A Parent’s Perspective: The Journey of Feeding & Mealtime

As I watch Elizabeth eat her dinner and salad.

And I gently remind her to eat slowly…again.

I am made aware that that is our biggest work now…  to continue encouragement to eat neatly and slowly.  

For those who know Elizabeth, when she is hungry, suffice it to say, she is more concerned with NOT being hungry anymore and enjoying her meal than the whole neat thing. I wish I could say this fast eating comes from her special needs, but in truth, I think she comes by it naturally as I am a fast eater. Suffice it to say, she is a work in progress on this one with some days being way better than others.

So back to the salad. As she is crunching away with some lettuce jumping on to the table, I am brought back to the biggest challenge when she was younger with feedings and that was getting her to use utensils.  

Forks and spoons were really seen as optional to her.  She liked using her hands to eat. Unless it was ice cream and in which case, she made an exception!

For us, the food variety was not a challenge for her. Chewing and swallowing were not an issue.  It was actually about the act of feeding herself.

For those who don’t know, Elizabeth special needs include global dyspraxia and sensory processing disorder (SPD). Her disorders affect her life each and every day.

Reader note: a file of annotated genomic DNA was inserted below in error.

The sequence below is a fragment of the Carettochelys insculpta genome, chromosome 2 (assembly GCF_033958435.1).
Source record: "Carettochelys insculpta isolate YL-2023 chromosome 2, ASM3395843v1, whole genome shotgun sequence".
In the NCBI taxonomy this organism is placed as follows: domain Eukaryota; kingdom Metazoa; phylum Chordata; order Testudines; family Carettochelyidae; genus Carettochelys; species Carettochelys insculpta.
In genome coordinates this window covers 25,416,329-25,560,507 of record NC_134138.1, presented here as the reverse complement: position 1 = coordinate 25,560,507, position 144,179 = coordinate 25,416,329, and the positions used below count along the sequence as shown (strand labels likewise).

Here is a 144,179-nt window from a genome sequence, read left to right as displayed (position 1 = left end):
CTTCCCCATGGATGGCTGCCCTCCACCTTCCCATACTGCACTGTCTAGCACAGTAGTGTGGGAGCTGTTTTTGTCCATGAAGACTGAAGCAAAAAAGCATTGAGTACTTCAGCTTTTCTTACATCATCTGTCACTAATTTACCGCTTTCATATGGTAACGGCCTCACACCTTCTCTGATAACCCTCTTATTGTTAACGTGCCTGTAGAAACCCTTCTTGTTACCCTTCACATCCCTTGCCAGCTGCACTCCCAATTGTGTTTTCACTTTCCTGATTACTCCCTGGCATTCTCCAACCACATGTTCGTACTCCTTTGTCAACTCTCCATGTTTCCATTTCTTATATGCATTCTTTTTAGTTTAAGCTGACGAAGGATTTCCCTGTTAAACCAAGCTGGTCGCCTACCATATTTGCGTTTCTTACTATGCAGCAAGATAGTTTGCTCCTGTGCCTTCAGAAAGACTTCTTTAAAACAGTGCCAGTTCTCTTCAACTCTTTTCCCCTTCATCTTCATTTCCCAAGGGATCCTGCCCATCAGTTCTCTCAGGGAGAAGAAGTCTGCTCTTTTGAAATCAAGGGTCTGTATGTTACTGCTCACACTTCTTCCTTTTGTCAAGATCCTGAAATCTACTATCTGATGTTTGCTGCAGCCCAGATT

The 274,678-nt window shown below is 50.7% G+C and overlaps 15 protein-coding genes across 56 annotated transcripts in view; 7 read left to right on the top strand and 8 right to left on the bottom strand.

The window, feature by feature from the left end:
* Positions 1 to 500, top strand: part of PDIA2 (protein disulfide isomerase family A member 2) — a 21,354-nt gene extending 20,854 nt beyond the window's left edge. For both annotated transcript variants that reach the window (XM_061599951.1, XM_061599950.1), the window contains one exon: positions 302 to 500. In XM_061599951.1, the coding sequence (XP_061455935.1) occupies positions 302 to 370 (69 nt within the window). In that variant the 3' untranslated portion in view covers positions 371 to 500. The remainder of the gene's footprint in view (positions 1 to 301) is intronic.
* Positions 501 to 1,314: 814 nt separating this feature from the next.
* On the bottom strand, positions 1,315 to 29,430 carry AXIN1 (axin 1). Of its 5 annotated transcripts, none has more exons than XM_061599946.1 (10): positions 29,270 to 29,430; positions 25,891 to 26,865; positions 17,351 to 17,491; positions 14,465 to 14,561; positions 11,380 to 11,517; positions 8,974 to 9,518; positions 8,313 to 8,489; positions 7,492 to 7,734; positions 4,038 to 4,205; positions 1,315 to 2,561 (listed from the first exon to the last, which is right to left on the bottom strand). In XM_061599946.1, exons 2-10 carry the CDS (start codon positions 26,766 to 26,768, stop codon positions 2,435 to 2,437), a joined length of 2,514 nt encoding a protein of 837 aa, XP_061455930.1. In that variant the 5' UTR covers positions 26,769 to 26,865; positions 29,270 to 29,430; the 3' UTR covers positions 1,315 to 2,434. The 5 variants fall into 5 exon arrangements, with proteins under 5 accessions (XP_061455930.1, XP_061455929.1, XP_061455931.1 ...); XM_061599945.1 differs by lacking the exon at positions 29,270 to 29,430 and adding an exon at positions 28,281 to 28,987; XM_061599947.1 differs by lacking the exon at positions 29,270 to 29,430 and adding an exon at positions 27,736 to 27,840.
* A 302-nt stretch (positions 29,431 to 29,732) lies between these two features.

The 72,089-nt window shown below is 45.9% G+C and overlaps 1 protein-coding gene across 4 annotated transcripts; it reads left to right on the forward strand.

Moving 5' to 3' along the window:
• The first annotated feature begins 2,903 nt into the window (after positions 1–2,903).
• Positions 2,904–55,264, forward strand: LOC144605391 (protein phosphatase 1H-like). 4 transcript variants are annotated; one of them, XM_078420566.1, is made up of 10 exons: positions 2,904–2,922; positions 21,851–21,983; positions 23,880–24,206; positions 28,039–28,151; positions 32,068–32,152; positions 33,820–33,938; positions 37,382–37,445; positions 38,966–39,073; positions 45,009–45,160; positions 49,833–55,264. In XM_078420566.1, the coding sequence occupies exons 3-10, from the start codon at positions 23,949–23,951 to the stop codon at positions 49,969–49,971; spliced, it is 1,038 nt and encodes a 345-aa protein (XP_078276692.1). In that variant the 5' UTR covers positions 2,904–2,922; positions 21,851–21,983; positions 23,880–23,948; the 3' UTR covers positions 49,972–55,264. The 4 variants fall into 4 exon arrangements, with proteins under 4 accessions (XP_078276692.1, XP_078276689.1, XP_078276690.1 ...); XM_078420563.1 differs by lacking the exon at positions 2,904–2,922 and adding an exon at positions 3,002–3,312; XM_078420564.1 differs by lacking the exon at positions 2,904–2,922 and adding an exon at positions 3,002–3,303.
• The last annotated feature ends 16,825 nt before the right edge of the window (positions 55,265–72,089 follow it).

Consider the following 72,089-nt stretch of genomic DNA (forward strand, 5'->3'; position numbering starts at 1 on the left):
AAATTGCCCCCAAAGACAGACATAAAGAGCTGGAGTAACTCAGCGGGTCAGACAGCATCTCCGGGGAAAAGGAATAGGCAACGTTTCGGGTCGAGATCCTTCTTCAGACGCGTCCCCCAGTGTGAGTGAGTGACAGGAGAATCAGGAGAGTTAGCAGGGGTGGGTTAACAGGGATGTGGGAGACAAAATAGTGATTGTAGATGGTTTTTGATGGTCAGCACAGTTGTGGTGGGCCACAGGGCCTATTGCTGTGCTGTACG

And it is her dyspraxia that makes learning new skills very hard as it is a motor planning disorder.  It can affect fine motors skills, gross motor skills and oral motor skills. Dyspraxia can even affect memory and the ability to initiate a skill or even remember the steps to complete the skill.  Pretty much, dyspraxia is quite the intricate thing and since Elizabeth is globally affected, she has all the above and more signs of dyspraxia.

Dyspraxia affects new skills like holding a fork or spoon. This has to be broken down into steps and taught. 

As does learning how to scoop the food and finally learning how to get it into her mouth.

These skills, like all skills for Elizabeth, must be broken down into steps, practiced and practiced. And then, repeat the above again and again until she is successful.

When she was younger and offered a spoon or fork with her meal, she would pick it up. Fiddle with it, put it back down or we would put food on the end of the fork
and hand it to her, she would have that bite then put the fork down go back to eating with her hands. Why?
Because it was easier, and she didn’t have to work so hard to be successful. And she didn’t have to think so hard to get a bite and enjoy the food she was trying to eat.

And it got to such a point that we were just happy that she used a spoon for eating spaghetti and applesauce.   And even to this day she still mostly eats her spaghetti with a spoon once it has been cut so it actually fits on the spoon.

As time went on and we continued working with her on these skills, she got more adept at using these utensils. 

She is now 26 and does well with her fork and spoon but dyspraxia does not quit so there are days that a spoon is still the preferred utensil and that is okay.  And as for the knife? She CAN use one but honestly, it can go well sometimes for her and other times, not so much.  And that is okay too.


Because we will just keep working as we have done prior and will continue to do.

And because we understand her and how she works.

And because we are so proud of the work she has done and continues to do each day.

It takes knowing your child to know what it is they need when it comes to the arena of food, mealtimes, and feedings. 

 As I always say. I’m not an expert except when it comes to Elizabeth.

See you next month!

Michele Gianetti

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